On 17 September The Wall Street Journal published a fascinating article on “peak oil,” “There Will Be Oil,” written by Daniel Yergin, chairman of IHS Cambridge Energy Research Associates, an energy research and consulting firm and deserved recipient of Pulitzer Prize for his 1991 book, The Prize: The Epic Quest for Oil, Money and Power.
According to The Wall Street Journal, “There Will Be Oil” “is adapted from his new book, The Quest: Energy, Security and the Remaking of the Modern World.”
By Michael T. Klare, professor of peace and world security studies at Hampshire College and the author of The Race for What’s Left.
Brace yourself. You may not be able to tell yet, but according to global experts and the U.S. intelligence community, the earth is already shifting under you. Whether you know it or not, you’re on a new planet, a resource-shock world of a sort humanity has never before experienced.
THE International Energy Agency has released its latest World Energy Outlook. The most sobering piece of information in it is a recurring highlight: the estimated time at which the world is "locked in" to a rise in global temperatures of at least 2 degrees Celsius.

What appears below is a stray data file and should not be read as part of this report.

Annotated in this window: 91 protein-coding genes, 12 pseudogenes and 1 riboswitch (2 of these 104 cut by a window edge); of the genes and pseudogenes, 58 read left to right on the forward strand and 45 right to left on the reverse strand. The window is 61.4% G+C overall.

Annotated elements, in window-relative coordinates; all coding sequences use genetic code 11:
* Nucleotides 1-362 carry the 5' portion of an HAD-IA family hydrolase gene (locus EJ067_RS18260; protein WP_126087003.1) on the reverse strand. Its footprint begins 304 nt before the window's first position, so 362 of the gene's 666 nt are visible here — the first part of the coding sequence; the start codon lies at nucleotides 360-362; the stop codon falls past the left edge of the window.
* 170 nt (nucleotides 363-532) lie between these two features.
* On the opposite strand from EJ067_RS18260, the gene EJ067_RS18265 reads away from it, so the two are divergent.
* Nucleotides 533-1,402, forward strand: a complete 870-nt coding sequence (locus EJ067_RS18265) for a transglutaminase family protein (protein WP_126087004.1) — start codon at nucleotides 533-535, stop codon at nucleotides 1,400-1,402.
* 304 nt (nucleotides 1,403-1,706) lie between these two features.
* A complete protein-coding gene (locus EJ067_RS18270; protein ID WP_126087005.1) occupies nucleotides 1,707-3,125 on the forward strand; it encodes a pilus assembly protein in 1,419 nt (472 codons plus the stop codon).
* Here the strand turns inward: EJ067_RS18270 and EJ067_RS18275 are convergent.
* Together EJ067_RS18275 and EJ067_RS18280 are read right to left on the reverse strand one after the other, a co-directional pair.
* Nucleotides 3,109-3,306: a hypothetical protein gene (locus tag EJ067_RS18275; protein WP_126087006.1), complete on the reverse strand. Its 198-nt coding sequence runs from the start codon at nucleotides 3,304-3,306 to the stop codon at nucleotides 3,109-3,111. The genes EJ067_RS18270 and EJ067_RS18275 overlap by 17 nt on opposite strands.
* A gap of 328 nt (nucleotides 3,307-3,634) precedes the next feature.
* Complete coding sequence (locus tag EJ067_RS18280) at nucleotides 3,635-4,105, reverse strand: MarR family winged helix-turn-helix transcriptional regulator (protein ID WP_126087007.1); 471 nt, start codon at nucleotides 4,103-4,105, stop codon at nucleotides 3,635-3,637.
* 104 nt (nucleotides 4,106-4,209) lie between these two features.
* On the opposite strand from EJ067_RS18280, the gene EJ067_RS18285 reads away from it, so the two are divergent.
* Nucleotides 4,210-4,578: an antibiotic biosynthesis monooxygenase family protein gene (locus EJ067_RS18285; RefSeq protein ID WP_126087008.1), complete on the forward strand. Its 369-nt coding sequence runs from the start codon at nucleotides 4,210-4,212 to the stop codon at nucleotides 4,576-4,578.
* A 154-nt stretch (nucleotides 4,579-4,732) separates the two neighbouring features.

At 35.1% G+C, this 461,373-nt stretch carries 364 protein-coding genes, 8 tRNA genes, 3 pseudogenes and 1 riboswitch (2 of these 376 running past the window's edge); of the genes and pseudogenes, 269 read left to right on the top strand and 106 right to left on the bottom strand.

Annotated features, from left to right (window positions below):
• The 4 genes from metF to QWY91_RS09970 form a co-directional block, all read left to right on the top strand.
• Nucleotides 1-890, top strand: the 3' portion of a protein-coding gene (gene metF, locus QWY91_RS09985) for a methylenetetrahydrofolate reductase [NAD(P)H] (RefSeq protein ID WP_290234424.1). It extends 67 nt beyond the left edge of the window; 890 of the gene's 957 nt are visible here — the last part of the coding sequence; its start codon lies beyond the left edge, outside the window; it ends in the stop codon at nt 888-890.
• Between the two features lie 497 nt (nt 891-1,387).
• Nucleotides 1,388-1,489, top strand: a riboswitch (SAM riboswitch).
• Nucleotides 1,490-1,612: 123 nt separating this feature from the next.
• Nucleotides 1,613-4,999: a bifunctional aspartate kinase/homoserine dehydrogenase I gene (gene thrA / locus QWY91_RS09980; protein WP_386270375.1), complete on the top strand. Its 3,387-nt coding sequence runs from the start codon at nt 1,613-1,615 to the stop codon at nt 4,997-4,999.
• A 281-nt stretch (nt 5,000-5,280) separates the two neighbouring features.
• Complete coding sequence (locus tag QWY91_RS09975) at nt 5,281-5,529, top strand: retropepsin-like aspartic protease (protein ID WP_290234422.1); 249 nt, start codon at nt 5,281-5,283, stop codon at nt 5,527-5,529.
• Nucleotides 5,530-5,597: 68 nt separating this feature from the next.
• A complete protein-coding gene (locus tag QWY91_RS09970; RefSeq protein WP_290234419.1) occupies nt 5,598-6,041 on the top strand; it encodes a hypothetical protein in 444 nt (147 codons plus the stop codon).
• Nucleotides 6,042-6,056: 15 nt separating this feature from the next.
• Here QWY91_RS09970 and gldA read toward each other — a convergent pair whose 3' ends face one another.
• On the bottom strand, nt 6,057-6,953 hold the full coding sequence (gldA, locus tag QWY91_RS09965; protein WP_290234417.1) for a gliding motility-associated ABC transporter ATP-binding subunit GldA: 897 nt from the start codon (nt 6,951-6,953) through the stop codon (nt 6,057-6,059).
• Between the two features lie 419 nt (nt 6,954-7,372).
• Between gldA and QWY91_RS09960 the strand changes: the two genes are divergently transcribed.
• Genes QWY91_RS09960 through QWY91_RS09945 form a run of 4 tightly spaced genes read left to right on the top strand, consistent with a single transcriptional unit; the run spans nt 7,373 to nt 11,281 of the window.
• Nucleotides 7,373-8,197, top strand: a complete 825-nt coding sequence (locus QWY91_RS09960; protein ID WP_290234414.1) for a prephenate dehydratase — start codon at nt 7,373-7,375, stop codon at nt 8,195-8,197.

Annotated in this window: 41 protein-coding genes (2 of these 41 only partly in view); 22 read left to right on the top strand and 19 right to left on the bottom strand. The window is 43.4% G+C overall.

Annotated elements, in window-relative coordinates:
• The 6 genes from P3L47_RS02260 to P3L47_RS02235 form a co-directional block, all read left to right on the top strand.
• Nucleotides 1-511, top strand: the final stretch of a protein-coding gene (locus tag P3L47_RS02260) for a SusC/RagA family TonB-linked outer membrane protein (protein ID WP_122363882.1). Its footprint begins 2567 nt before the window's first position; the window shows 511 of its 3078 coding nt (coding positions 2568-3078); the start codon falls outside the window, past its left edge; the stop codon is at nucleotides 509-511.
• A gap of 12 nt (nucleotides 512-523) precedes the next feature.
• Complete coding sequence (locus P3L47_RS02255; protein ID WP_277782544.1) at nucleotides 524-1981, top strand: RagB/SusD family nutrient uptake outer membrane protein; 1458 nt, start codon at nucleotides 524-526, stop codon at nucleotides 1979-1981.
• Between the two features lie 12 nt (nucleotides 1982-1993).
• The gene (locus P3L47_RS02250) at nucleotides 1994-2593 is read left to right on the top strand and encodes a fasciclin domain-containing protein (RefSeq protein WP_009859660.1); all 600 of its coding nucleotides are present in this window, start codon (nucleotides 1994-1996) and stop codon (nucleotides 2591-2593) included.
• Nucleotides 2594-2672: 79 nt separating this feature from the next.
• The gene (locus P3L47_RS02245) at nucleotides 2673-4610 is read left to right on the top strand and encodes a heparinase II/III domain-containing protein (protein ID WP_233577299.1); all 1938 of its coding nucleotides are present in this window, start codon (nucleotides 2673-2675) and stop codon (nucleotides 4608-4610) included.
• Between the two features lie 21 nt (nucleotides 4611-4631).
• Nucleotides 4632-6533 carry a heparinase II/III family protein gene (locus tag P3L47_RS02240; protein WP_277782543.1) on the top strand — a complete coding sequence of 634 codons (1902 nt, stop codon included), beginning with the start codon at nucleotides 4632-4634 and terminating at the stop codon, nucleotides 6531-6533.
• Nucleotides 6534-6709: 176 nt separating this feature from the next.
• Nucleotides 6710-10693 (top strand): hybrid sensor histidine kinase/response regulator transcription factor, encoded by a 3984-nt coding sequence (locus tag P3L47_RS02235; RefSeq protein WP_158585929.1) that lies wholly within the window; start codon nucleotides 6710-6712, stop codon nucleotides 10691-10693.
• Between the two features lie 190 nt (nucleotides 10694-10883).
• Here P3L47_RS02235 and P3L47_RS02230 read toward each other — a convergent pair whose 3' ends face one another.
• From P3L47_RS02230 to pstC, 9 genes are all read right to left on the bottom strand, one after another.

Harvard's Rob Stavins has published an opinion piece in the NY Times titled "Climate Realities". Professor Stavins raises a series of reasonable points as he offers a sober assessment of where we now stand as we confront the climate change challenge;He makes the following points:
With TNK-BP, Rosneft overtakes Exxon and PetroChina Co. in output. It will pump about 4.1 million barrels a day this year
OAO Rosneft’s US$55-billion takeover of TNK-BP creates an empire stretching from Russia’s Far East to Venezuela that pumps almost 5% of the world’s crude.
Saturday, September 17, the WSJ ran an essay by Daniel Yergin called, “There Will Be Oil.” In the essay, Yergin argues that the advocates of “peak oil” theory are wrong. He says, “Meeting future demand will require innovation, investment and the development of more challenging resources,” but he doesn’t make this sound like a huge problem. Most of the big challenges would be above ground issues, like politics, mismanagement of resources, and wars.
Article written by Prieur du Plessis, editor of the Investment Postcards from Cape Town blog.In an interview with David Wessel, Daniel Yergin, author of “The Prize,” states that the turmoil in the Middle East is a “sea change” for the global oil market and that the U.S. and emerging markets are most economically vulnerable to rising oil prices.